Baltimore Ravens

Looking at the Ravens' offensive depth chart ahead of the various offseason minicamps

With both the draft class and the college free-agent class on board and the rookie minicamp over, it seems like a good time to look at the Ravens' projected depth chart before organized team activities start in a couple of weeks.

Today, we'll look at offense. Wednesday, we'll examine defense and special teams.


Quarterback: Joe Flacco, Lamar Jackson, Robert Griffin III, Josh Woodrum

Comments: It's been a long time since the Ravens have had this much intrigue at the quarterback position. Jackson suddenly makes Ravens preseason games must-see TV, and there's plenty of curiosity about how Griffin will perform after not playing all of last season. For all the talk about the Flacco/Jackson dynamic, the only uncertainty heading into the regular season is whether the Ravens keep three quarterbacks on their season-opening roster for the first time since 2009. If the plan is to get Jackson onto the field in different ways, you'd think it would be worth it to keep Griffin around as well.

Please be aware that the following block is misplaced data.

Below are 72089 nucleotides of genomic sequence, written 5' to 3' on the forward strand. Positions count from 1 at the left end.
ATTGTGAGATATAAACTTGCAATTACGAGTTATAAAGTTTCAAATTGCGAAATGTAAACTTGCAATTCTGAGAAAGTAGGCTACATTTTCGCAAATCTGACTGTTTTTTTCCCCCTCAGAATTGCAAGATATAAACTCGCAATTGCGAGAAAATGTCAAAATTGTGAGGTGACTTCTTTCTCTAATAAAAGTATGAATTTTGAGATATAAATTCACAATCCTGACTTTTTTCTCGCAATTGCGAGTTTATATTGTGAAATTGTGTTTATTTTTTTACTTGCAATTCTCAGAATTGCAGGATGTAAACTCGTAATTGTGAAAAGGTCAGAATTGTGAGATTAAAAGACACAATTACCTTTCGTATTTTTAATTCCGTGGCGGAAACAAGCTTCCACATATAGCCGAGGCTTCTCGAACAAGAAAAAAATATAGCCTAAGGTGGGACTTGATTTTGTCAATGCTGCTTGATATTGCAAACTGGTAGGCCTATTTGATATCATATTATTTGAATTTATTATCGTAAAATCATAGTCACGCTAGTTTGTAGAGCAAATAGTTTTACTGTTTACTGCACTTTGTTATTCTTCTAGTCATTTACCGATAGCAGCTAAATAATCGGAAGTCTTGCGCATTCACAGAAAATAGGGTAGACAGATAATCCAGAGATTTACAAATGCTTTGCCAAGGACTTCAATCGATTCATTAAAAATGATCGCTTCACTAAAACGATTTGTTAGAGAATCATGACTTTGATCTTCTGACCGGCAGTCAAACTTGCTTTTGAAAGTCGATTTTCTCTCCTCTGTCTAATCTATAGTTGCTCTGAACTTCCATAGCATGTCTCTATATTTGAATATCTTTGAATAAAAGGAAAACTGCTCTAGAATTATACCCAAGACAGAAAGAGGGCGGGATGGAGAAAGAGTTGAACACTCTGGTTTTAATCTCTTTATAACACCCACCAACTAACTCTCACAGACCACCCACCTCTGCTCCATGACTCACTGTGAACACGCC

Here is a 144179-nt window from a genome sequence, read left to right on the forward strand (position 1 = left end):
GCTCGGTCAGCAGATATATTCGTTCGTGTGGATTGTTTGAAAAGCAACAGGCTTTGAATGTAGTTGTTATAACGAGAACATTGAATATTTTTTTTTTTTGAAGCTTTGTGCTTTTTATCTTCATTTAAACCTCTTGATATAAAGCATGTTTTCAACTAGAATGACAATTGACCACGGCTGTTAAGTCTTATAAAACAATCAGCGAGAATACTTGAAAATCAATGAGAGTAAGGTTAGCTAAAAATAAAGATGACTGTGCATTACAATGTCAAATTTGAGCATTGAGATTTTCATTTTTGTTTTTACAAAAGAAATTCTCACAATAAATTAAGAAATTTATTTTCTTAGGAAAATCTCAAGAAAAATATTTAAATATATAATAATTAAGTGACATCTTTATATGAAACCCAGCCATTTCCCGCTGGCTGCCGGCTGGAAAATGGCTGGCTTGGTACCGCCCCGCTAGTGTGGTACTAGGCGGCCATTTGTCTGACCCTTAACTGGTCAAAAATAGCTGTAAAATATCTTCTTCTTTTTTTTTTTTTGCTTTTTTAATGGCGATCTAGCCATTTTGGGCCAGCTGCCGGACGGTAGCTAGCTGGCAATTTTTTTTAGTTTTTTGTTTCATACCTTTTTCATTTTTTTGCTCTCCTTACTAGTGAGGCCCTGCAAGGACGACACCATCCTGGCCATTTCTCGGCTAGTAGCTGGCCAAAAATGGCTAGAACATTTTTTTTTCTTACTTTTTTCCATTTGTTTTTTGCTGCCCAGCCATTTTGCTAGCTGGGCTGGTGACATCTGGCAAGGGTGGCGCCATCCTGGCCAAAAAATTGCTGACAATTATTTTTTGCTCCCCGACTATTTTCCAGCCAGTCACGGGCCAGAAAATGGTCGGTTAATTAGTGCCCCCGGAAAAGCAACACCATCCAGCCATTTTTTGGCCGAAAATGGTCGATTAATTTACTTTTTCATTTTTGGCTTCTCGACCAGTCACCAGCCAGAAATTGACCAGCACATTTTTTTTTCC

Running back: Alex Collins, Buck Allen, Kenneth Dixon, De'Lance Turner, Mark Thompson, Gus Edwards; fullbacks: Patrick Ricard, Christopher Ezeala

Comments: Collins is the undisputed lead back, but Dixon certainly could work his way into a bigger role if he comes to training camp healthy and in shape and avoids any missteps. Allen, a quality special teams player and the team's top returning pass catcher from last year, should have a role regardless. The Ravens also are still on the lookout for a potential third-down back to bring in. Turner, Thompson and Edwards, all college free agents, will get a chance to open some eyes in the preseason. As for fullback, Ricard did fine in that role last year, but the Ravens also could use tight ends Nick Boyle and Maxx Williams as lead blockers.

Outside wide receiver: Michael Crabtree, Chris Moore, Jaleel Scott, DeVier Posey, Andre Levrone

Comments: Crabtree will start the season as the team's top receiver. As the team's primary kick returner and a player who made strides as a receiver last year, Moore is in good position heading into camp. The Ravens are intrigued by Scott's size and play-making ability, but the fourth-round pick will need to flash over the summer to solidify a role. Posey, who was signed out of the Canadian Football League, is a nice story, but he'll have an uphill battle to make the team.